How does one put a figure to the work of three generations? After all, we are lucky to have sold the old place. It is now the fifth year of a drought, a drought that will probably break all records.
Everything is sold - the good, the rubbish, and the genuine trophies such as the old iron water cart by John Furphy with its unique inscription, snapped up by a local antique dealer.
After the sale, as the loaded trucks and trailers drive away, I sit on the front veranda of the old homestead for the last time in close to 60 years. There are ghosts here - so much stuff happened here, as it does to us all.
Among those ghosts I see a little girl with her beloved grandmother telling her stories, singing songs and reciting favourite poems; several years later, I see the same little girl leaving for boarding school, 10 long steps to the car, last hug from Nana, last look back. That little girl is me and I never see my nana again - she dies suddenly three weeks later. I am 12.
I see the spotlight still rigged up near the gutter for my dad to shoot foxes. There were always foxes; especially when my sisters and I came home at night in cars with boyfriends. The sight of my dad in his PJs on the veranda with a rifle worked every time.
I hear the heavy drumming of rain on the iron roof at night - the best sound in the world - snuggled up safe and warm in bed, and my parents are young again and bright with hope.
We, who are already ghosts of our past, gather around on this veranda. My strong, lovely, funny brother only 38, with a new little daughter and so much still to do and to live for then, is here too. He has pancreatic cancer and he is dying. We sit with him as he leaves us forever, and let him go.
A true farmer to the end, his last words are: "Dad, go and shoot that bloody useless sheepdog - the mongrel's not going to outlive me!"
Our small world, with all its hopes and plans, fractures then.
There is a swallow's nest above the front door with three fat, baby swallows craning over the rim. They look ready to fly, with the parent birds perched on a nearby fence keeping watch. I hope the new owners don't knock all the nests down, but I think the babies will be gone by then. Every year they come back to this veranda, from thousands of kilometres away in another land, to build their nests and send the little ones off on their own journeys.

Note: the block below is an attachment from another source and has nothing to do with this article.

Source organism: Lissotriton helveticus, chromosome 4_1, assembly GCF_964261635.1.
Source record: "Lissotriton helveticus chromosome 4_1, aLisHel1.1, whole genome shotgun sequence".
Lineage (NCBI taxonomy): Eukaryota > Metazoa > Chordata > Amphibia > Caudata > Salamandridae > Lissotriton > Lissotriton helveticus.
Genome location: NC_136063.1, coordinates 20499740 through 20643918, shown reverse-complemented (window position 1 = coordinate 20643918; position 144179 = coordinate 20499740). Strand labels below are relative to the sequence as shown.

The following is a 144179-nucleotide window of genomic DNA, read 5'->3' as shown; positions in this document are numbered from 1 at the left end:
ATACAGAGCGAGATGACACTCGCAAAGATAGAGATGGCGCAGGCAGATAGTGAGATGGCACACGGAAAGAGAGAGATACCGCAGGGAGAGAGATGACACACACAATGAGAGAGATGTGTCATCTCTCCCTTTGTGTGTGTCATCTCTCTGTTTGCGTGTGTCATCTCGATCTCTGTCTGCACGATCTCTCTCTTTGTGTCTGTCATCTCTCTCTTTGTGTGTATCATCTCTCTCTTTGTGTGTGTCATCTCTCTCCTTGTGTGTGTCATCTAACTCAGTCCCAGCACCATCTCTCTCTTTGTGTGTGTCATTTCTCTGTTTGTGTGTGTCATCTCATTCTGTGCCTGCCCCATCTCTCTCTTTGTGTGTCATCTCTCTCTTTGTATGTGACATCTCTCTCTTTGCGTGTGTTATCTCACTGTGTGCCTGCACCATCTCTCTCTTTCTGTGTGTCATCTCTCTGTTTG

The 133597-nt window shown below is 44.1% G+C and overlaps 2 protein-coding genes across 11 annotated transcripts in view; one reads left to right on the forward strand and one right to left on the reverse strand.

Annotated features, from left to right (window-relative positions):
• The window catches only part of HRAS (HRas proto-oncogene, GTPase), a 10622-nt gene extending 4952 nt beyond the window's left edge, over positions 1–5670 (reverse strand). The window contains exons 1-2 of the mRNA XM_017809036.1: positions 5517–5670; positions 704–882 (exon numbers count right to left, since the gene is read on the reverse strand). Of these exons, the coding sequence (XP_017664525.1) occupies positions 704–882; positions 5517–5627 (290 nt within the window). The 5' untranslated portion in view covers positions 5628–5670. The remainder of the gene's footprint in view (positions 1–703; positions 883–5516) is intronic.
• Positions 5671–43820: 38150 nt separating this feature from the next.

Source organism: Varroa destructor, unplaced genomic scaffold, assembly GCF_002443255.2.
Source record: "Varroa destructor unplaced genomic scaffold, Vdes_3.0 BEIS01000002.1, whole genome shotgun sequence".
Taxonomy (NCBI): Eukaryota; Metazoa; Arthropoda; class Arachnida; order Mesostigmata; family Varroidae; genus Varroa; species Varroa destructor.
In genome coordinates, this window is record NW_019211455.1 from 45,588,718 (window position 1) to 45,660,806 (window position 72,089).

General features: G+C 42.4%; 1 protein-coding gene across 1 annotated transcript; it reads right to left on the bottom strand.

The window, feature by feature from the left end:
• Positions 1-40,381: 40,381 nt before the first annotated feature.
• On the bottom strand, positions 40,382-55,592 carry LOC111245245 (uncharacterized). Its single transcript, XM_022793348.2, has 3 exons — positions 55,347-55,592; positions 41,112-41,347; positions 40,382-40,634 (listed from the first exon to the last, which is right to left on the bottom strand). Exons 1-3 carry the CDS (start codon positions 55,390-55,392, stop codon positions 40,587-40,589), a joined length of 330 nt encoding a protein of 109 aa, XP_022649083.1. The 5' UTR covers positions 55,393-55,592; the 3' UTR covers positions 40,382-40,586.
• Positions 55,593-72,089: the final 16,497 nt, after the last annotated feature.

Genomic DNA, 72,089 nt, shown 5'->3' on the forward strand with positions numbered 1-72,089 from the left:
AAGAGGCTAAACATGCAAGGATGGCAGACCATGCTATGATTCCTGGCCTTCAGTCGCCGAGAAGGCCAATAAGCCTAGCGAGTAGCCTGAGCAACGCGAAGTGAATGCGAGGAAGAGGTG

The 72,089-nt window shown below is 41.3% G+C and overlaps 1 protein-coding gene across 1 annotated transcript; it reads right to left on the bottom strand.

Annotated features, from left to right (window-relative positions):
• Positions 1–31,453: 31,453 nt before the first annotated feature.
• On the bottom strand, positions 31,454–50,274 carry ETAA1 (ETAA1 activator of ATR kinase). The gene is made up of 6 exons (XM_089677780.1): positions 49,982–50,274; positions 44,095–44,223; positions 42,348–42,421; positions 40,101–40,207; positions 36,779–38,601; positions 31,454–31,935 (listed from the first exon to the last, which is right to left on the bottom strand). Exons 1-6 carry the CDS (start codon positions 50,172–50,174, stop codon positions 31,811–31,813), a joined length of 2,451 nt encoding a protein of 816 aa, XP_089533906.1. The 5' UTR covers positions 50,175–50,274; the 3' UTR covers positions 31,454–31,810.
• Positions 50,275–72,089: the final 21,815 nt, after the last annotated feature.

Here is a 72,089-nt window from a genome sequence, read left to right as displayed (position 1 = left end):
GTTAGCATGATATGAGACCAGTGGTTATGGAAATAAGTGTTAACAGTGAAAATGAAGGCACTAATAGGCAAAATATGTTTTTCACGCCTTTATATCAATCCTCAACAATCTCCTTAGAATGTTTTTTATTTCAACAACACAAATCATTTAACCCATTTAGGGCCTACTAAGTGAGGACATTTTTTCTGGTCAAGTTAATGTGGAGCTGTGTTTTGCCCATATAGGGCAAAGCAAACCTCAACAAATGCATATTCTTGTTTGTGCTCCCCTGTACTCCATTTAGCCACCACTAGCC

I think about home, the smell and feel of it, the deep knowing when you are there. I drive down the hill and away.

Thursday, May 2, 2013


For over a month now I've been struggling to find time to make note of one of my simplest pleasures - the southern / autumn equinox. How strange it seems as I read about the prolonged northern winter and its stuttering spring that down here the season I enjoy most is that of the transition away from the high sun.

Summers here are bimodal. For all the fun of hot days and warm languid evenings, of swimming and the smell of salt and the sea, of on-shore breezes and wild thunderstorms, these are the holiday summers of the city. In the bush, the focus is elsewhere. The sun sits high, its heat is harsh and burning. The dry sclerophyllic forest continually drops leaves, crisp and dry and almost smelling of ignition. Bush fires are on everyone's mind. Water is precious and you wait, and wait, for rain.

And there's snakes about. They're more frightened of me than I used to suspect and will be off in a flash unless cornered. But I do worry about the dog although she's a sensible bush girl, alert and cautious. Nonetheless, there is some unspoken relief in not having to watch every footstep as the weather cools and they slow down and slumber.

So, come the lowering sun, a calmness settles on the country. The overlong glaringly bright days shift into a lovely balance of light and dark; the rhythms of life are gentler. Tensions ease. Day by day I watch the shifting of the sunrise from south south-east to due east. The first rays soften, playing horizontal light across the grass till they find the house. The sun now becomes a blessing.